Outside the Beltway, these issues are playing out somewhat differently and in a very partisan fashion. A recent Quinnipiac University poll showed Trump’s approval rating was down to 38 per cent, but the rusted-on Trump voters are still wildly enthusiastic about the president. A CBS News poll found that 68 per cent of Republicans approved of Trump’s handling of the Putin summit, a view held by just 8 per cent of Democrats and 29 per cent of Independents.
Despite public anxiety about foreign policy debacles, the key concerns of voters in the November midterms will be immigration, healthcare, the economy and other domestic issues. Poll results show that most Americans (59 per cent) don’t approve of the president’s handling of immigration. His trade wars and tariffs are already leading to job losses and price increases, and the latest University of Michigan consumer confidence survey shows that Americans are increasingly concerned about their impact. Last December’s US$1.5 trillion tax bill was supposed to produce a big wage boost for American workers, but real wages actually fell by 1.8 per cent between the first and second quarters of this year.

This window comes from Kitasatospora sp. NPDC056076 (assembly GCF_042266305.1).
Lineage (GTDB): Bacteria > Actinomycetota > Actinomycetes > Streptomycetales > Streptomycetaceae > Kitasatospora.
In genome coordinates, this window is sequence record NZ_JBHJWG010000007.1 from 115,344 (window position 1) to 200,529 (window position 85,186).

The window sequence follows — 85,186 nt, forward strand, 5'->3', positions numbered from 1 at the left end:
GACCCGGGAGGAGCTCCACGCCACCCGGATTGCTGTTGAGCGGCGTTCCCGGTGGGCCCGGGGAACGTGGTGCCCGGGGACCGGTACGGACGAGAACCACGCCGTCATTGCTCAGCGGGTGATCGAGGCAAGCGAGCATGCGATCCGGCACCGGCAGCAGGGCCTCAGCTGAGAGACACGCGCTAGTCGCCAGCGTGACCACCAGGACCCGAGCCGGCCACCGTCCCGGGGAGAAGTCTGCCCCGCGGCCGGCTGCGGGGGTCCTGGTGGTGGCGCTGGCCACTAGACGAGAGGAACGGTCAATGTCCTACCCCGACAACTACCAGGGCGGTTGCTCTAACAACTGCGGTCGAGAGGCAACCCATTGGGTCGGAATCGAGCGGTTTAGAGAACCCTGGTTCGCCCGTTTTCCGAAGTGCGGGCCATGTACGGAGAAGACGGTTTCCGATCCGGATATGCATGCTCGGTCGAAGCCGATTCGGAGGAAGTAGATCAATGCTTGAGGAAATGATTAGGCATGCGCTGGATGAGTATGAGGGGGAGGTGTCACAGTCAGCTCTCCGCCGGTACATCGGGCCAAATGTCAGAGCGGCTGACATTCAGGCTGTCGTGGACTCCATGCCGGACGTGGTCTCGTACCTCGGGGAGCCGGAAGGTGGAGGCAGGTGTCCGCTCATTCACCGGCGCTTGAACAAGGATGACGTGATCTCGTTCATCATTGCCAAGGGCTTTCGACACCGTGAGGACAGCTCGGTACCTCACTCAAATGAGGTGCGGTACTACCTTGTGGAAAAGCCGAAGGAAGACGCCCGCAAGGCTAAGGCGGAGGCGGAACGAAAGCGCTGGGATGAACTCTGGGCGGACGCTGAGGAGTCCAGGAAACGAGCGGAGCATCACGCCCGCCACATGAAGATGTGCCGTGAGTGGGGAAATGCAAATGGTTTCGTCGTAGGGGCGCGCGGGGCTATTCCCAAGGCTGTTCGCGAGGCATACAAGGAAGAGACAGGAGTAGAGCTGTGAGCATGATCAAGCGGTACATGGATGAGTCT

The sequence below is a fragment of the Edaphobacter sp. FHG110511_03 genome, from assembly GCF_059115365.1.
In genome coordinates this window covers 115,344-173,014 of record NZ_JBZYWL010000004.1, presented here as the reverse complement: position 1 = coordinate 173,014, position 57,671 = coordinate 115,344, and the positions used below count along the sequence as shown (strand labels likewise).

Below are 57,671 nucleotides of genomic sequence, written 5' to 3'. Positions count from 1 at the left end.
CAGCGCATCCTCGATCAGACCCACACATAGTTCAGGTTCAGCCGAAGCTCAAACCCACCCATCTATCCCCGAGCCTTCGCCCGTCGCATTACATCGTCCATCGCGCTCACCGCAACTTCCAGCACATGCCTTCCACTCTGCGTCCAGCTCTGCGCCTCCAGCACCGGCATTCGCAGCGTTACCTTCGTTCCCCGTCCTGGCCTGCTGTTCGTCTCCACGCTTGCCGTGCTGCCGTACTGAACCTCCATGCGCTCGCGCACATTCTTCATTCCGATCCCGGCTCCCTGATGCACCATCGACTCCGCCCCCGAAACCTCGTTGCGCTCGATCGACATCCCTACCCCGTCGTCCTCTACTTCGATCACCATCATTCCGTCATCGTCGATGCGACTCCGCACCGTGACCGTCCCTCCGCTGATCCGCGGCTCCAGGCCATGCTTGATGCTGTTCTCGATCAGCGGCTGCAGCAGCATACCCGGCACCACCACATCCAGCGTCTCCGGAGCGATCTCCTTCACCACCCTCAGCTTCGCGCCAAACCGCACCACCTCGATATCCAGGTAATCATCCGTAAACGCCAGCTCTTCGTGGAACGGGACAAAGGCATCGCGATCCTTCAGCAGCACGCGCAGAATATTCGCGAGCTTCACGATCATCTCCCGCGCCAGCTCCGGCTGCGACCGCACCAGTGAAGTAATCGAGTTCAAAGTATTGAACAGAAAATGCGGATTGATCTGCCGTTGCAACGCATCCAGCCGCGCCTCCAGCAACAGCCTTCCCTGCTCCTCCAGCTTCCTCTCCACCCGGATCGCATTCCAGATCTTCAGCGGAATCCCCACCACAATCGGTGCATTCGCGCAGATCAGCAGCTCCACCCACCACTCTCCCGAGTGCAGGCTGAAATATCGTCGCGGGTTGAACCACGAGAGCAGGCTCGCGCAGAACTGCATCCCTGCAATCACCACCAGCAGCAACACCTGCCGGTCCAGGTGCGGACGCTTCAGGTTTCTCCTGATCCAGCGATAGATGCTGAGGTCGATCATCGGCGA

Trump knows that he and the Republicans could be in trouble. “Stick with us,” he said at a rally with veterans this week. “Don’t believe the crap you see from these people, the fake news. It’s all working out. Just remember what you’re seeing and what you’re reading is not what’s happening.”
It’s possible he is already preparing for the inevitable backlash from his supporters if the predicted “blue wave” of Democrat victories comes about and the Republicans lose control of the House of Representatives and perhaps even the Senate. He recently tweeted that he is “very concerned that Russia will be fighting very hard to have an impact on the upcoming Election. Based on the fact that no President has been tougher on Russia than me, they will be pushing very hard for the Democrats. They definitely don’t want Trump!” This came just days after Putin declared he had wanted Trump to win in 2016.
Election results in Trump’s America are increasingly unpredictable, but Republican law-makers are justifiably nervous about the midterm elections and Democrats are quietly looking ahead to the possibility of taking the House.
The first hurdle the Democrats must overcome is how to find suitable candidates for both the conservative-leaning areas of the southern states and the more liberal-leaning areas in the northeast and the west coast, without diluting the Democrat brand. This issue is seen clearly in the differences between Democrat candidates like Conor Lamb in Pennsylvania, who is anti-abortion and pro-guns, and Alexandria Ocasio-Cortez in New York, who calls Bernie Sanders her ideological lodestar.